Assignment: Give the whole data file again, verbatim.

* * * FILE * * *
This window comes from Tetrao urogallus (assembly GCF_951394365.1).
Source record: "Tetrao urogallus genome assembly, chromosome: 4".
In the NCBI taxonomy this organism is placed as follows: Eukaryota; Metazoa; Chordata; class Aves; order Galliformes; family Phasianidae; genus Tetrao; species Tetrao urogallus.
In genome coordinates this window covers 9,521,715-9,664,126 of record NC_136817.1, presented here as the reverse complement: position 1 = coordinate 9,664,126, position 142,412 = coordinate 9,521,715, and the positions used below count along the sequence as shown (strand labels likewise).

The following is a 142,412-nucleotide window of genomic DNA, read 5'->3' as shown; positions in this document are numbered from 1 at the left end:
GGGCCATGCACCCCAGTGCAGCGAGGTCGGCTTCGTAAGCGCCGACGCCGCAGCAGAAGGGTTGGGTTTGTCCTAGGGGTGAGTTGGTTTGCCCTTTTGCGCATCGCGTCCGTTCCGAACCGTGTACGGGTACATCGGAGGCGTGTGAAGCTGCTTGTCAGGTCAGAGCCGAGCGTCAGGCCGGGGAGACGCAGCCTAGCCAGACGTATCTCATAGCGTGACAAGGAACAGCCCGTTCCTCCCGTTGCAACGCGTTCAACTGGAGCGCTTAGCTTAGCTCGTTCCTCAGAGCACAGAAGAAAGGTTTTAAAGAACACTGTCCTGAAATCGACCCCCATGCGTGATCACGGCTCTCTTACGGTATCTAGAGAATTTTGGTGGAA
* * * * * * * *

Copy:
This window comes from Tetrao urogallus (assembly GCF_951394365.1).
Source record: "Tetrao urogallus genome assembly, chromosome: 4".
In the NCBI taxonomy this organism is placed as follows: Eukaryota; Metazoa; Chordata; class Aves; order Galliformes; family Phasianidae; genus Tetrao; species Tetrao urogallus.
In genome coordinates this window covers 9,521,715-9,664,126 of record NC_136817.1, presented here as the reverse complement: position 1 = coordinate 9,664,126, position 142,412 = coordinate 9,521,715, and the positions used below count along the sequence as shown (strand labels likewise).

The following is a 142,412-nucleotide window of genomic DNA, read 5'->3' as shown; positions in this document are numbered from 1 at the left end:
GGGCCATGCACCCCAGTGCAGCGAGGTCGGCTTCGTAAGCGCCGACGCCGCAGCAGAAGGGTTGGGTTTGTCCTAGGGGTGAGTTGGTTTGCCCTTTTGCGCATCGCGTCCGTTCCGAACCGTGTACGGGTACATCGGAGGCGTGTGAAGCTGCTTGTCAGGTCAGAGCCGAGCGTCAGGCCGGGGAGACGCAGCCTAGCCAGACGTATCTCATAGCGTGACAAGGAACAGCCCGTTCCTCCCGTTGCAACGCGTTCAACTGGAGCGCTTAGCTTAGCTCGTTCCTCAGAGCACAGAAGAAAGGTTTTAAAGAACACTGTCCTGAAATCGACCCCCATGCGTGATCACGGCTCTCTTACGGTATCTAGAGAATTTTGGTGGAA